Release Date: Oct 9, 2012
Record label: Hardly Art
There are two basic styles of minimal wave: the kind to do herky-jerky dancing to, and the kind we have in hand, the kind to mope out in your bedroom to. But wait: there are no styles of minimal wave. According to Simon Reynolds, the genre’s an invention. As a critic, originality is an eternal question.
Dip a finger into the latest ebbing from the coldwave pool and you'll find it's surprisingly warm. While Black Marble might fit most comfortably into the gothic '80s-inspired enclave, they remain severed entirely from the raw freezer burns of the Soft Moon or the uptempo eruptions of Light Asylum. Unlike most participants in the contemporary reimagining of darkwave, this Brooklyn duo keeps their output small, soft, and glowing.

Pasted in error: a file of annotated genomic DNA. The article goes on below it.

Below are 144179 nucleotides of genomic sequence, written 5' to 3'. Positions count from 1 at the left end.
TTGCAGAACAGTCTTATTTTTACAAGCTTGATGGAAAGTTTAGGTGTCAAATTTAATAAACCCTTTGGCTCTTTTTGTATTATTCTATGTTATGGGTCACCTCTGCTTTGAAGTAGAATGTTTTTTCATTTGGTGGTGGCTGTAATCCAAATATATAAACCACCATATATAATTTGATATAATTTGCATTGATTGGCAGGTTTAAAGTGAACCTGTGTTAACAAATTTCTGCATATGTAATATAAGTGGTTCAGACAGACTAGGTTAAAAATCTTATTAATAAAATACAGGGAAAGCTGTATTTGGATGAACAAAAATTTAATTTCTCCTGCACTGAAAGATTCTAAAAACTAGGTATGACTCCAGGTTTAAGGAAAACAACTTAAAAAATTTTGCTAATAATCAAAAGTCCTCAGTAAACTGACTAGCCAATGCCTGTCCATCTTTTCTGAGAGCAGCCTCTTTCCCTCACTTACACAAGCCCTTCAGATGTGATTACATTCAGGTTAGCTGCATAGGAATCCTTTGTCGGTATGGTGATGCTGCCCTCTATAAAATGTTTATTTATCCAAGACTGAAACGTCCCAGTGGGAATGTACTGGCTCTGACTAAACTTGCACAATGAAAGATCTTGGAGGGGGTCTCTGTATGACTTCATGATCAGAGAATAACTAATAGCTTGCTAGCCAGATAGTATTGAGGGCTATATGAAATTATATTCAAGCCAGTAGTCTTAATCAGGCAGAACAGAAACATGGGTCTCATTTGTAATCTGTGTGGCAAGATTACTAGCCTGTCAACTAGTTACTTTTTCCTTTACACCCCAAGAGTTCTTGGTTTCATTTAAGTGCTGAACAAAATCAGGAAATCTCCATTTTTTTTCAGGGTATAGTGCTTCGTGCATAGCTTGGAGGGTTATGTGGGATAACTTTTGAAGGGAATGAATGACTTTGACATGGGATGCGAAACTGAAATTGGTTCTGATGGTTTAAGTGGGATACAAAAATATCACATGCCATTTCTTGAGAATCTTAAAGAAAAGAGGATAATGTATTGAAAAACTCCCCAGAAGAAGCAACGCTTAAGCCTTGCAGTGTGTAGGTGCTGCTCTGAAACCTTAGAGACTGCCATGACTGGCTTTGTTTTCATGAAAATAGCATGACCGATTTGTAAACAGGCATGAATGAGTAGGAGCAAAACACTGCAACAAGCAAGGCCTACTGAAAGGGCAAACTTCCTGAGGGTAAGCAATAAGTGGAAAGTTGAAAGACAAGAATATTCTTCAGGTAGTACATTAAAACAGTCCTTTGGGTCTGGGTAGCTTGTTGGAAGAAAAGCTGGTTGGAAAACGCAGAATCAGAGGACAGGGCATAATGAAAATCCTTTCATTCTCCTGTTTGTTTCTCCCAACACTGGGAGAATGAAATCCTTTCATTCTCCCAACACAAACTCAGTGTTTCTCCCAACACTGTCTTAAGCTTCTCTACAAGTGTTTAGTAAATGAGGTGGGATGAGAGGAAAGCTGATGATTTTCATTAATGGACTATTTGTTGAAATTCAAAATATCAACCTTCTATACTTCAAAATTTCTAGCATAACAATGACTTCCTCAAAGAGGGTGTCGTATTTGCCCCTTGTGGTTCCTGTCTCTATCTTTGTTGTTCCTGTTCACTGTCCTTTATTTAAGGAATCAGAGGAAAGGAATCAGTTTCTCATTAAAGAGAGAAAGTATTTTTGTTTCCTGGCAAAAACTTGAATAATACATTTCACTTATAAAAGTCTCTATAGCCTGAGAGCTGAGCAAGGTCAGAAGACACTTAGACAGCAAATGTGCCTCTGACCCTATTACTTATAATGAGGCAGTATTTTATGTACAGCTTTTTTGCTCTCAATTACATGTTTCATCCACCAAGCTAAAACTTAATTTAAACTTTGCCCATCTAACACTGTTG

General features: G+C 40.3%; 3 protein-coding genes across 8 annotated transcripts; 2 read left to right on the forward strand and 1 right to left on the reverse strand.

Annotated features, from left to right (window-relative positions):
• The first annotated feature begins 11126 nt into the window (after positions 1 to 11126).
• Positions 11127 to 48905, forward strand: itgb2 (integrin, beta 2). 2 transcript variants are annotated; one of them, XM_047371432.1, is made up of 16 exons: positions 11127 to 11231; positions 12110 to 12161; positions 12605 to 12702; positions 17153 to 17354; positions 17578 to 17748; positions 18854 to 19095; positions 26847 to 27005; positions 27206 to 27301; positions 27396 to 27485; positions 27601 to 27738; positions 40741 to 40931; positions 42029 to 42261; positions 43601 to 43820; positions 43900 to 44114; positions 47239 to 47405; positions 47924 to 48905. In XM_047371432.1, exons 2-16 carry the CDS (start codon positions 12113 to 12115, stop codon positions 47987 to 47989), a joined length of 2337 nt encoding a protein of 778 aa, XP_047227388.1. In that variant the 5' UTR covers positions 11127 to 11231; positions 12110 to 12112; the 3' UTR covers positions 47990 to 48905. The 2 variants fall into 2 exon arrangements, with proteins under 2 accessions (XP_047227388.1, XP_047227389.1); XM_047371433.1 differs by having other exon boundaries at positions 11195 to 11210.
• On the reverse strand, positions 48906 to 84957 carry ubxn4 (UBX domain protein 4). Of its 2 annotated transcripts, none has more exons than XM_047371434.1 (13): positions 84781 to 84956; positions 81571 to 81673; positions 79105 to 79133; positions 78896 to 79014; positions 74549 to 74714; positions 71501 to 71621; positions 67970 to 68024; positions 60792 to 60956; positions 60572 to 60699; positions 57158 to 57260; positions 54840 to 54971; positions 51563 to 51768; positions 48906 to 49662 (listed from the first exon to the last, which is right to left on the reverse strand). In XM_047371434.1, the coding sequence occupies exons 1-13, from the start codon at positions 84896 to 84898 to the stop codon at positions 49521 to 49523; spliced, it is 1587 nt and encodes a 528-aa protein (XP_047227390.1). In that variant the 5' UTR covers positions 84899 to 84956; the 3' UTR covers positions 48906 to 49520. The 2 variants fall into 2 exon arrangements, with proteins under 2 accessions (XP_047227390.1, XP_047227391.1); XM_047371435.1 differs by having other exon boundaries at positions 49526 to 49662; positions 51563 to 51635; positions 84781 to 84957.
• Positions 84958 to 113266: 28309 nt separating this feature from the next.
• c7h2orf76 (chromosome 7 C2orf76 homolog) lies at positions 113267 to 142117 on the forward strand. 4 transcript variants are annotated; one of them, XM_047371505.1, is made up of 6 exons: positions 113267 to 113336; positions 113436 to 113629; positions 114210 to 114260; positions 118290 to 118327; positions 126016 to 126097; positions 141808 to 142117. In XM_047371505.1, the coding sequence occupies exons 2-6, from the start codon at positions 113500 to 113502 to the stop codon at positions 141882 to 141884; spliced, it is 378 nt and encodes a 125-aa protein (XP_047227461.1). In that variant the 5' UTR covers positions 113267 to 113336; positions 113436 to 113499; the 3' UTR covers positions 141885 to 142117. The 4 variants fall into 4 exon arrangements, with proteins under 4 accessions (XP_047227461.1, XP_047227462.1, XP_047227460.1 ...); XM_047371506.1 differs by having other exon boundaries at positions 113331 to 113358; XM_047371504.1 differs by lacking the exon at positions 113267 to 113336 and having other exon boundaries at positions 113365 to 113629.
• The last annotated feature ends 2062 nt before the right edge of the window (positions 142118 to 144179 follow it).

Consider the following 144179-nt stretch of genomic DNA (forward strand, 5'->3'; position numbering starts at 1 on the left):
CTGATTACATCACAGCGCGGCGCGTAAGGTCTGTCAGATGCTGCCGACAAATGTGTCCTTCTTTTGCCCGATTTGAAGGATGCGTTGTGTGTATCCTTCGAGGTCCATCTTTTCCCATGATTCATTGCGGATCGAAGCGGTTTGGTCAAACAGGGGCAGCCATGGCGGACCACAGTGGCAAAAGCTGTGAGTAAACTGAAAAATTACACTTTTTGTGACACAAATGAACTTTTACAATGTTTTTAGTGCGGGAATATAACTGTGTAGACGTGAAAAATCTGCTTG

Black Marble's debut album A Different Arrangement should make any fan of early synth pop pioneers like OMD or Soft Cell very happy. Or as happy as an exceedingly gloomy album can make one happy, that is. The duo of Chris Stewart and Ty Kube does an amazing job of recapturing both the sound and feel of early-'80s darkwave and synth pop artists, with some added Joy Division input just to make things less cheery.
At this very moment, Black Marble stand as the latest addition to the emergent dark wave revival. Adding a webby synth-drone to the sulky blueprint laid out by '80s goth heroes Alien Sex Fiend, Foetus and His Name is Alive, these next-gen mope-rockers lean towards contemporary electronic sounds and beat-based structures. That's why A Different Arrangement, the debut LP from Black Marble, sounds as if it emanated from just a bit outside the Matthew Dear/Laurel Halo clique.